A feral animal rips into a man walking his dog in Manchester, and police suspect that it's a coyote.


Authorities warn residents to be on the alert while they explore the circumstances that left the 53-year-old victim with multiple bites requiring extensive stitches on both arms for lacerations and cuts on July 27.

According to police, the victim and his German Shepherd left his Johnson Avenue home and were strolling at about 5 PM when what he described as a "large brown aggressive dog" lunged from a wooded patch near his house and began biting with no provocation.

He was treated at Ocean Medical Center in Brick Township, which reported the incident to police about four hours later.

No one witnessed the encounter, police said, and an extensive search of the neighborhood yielded no sign of a coyote. However, several residents told investigators that they had previously heard howlings that resemble coyote calls.

Patrolman Kyle Rickvalsky, Manchester's Animal Control Officer and staffers of the New Jersey Division of Fish and Wildlife are continuing to probe the incident.

Because the animal hasn't been definitively identified, police issue recommendations about coyotes, which they say are highly territorial at this time of year as they raise offspring and guard their pups, mates and food.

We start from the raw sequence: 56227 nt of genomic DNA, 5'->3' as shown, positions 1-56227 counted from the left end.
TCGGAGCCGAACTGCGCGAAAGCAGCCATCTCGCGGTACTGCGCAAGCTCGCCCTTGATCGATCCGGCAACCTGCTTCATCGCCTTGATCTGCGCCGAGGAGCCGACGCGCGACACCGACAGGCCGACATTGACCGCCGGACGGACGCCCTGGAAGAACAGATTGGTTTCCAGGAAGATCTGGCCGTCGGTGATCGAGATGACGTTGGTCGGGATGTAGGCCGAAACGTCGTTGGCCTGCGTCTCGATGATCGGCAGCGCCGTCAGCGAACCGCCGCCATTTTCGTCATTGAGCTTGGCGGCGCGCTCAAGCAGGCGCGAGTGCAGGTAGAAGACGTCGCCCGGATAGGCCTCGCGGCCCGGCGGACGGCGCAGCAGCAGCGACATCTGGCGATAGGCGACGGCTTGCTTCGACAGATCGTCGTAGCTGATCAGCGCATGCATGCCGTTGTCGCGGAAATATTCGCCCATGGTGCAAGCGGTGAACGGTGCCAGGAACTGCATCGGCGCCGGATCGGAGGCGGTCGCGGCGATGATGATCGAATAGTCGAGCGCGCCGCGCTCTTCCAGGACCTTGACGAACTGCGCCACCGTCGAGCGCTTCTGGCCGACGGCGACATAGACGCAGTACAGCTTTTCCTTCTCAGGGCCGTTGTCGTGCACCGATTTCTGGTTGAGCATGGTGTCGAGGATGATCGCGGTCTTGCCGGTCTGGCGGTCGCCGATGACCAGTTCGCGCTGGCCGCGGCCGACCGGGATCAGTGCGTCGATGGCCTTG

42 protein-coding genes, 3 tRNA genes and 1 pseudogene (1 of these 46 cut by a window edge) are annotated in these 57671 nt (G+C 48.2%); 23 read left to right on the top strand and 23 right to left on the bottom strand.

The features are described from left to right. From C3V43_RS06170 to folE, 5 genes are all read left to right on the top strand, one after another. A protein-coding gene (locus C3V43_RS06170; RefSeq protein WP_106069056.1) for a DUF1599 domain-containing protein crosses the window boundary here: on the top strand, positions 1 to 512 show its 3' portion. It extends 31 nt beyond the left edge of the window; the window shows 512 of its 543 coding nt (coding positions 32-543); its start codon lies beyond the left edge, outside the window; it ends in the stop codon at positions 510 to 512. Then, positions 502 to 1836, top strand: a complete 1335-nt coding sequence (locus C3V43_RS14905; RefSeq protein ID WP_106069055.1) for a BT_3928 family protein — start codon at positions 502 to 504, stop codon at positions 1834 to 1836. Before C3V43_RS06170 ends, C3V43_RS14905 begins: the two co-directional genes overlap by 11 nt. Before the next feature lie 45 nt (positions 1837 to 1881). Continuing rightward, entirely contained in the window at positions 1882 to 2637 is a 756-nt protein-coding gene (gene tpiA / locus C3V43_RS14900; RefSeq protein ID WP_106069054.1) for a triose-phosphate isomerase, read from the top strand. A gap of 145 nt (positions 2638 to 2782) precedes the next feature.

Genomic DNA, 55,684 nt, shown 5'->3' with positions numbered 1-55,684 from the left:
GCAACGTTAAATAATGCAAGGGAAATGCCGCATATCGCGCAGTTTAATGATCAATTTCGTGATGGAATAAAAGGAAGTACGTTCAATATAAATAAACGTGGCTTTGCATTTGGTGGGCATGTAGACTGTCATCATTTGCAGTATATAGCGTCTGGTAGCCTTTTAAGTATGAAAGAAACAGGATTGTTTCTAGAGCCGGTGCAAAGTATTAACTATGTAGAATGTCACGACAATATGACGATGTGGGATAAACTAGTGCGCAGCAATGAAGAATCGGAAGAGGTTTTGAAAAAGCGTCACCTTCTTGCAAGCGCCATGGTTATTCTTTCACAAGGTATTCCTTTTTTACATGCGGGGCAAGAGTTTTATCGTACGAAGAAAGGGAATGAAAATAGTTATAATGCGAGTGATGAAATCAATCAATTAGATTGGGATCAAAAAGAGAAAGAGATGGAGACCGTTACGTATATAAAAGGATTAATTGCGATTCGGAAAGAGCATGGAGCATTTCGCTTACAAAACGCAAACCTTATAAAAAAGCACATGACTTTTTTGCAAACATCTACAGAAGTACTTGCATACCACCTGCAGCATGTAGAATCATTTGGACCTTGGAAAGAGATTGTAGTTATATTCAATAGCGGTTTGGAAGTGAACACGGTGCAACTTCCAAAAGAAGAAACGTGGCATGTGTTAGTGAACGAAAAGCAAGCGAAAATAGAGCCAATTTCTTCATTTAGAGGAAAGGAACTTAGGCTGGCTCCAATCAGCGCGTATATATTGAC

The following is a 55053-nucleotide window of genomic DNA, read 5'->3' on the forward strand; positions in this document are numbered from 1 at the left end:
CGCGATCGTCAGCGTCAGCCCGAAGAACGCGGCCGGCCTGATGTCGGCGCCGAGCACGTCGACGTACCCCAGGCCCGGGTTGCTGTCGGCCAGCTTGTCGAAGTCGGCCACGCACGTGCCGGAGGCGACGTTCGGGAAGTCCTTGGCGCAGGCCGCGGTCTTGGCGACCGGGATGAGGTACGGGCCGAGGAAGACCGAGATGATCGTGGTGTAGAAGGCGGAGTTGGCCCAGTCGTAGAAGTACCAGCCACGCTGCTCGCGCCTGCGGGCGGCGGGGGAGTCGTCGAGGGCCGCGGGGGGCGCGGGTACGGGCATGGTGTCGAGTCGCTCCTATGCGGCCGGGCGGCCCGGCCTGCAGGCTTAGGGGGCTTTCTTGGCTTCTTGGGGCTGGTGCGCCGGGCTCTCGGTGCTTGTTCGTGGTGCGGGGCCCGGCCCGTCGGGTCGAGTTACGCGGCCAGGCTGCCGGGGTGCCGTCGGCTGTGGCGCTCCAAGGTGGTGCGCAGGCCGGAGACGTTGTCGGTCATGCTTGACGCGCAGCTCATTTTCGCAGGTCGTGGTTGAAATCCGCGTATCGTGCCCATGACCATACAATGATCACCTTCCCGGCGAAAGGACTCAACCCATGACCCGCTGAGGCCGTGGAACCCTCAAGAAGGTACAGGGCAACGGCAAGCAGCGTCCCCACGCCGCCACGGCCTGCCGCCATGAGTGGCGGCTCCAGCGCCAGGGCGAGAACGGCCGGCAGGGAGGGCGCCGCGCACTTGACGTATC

• Coyotes can be found in any open space, parks, neighborhoods and even commercial areas.
  • When a coyote appears to be stalking a human, it might actually be trying to to maneuver one away from its pups or food.
  • Your pet might look like prey to a coyote.

If you spot one, here are vital recommendations:

  • Never feed coyotes. Feeding them frequently draws them back to neighborhoods for more, endangering everyone in them. In most cases, feeding coyotes is illegal.
  • Keep unattended cats and dogs indoors or in fully-enclosed runs, especially at night. Don't assume that a fence is a sufficient back-yard barrier.
  • Stay with your leashed pet outside. Turn on lights during dark hours and periodically check the yard for intruding wildlife.
  • Use a short leash to walk the dog. Six feet is the maximum length recommended by state wildlife officials.
  • Keep whistles, horns or other noisemakers handy to repel coyotes lurking near the house and yard.
  • Don't turn your back on a coyote, and don't run away from one. If you're in a close encounter, yell, clap your hands, blow a whistle if you've got one, and try to appear as large as possible.
  • Keep children and pets close. Don't let a coyote stand between you and them.
  • Remember where and when the encounter occurred, and avoid it afterward if the experience was dangerous. Coyotes often follow routines.

Manchester police take non-emergency calls at 732-657-6111. For emergencies, call 911.

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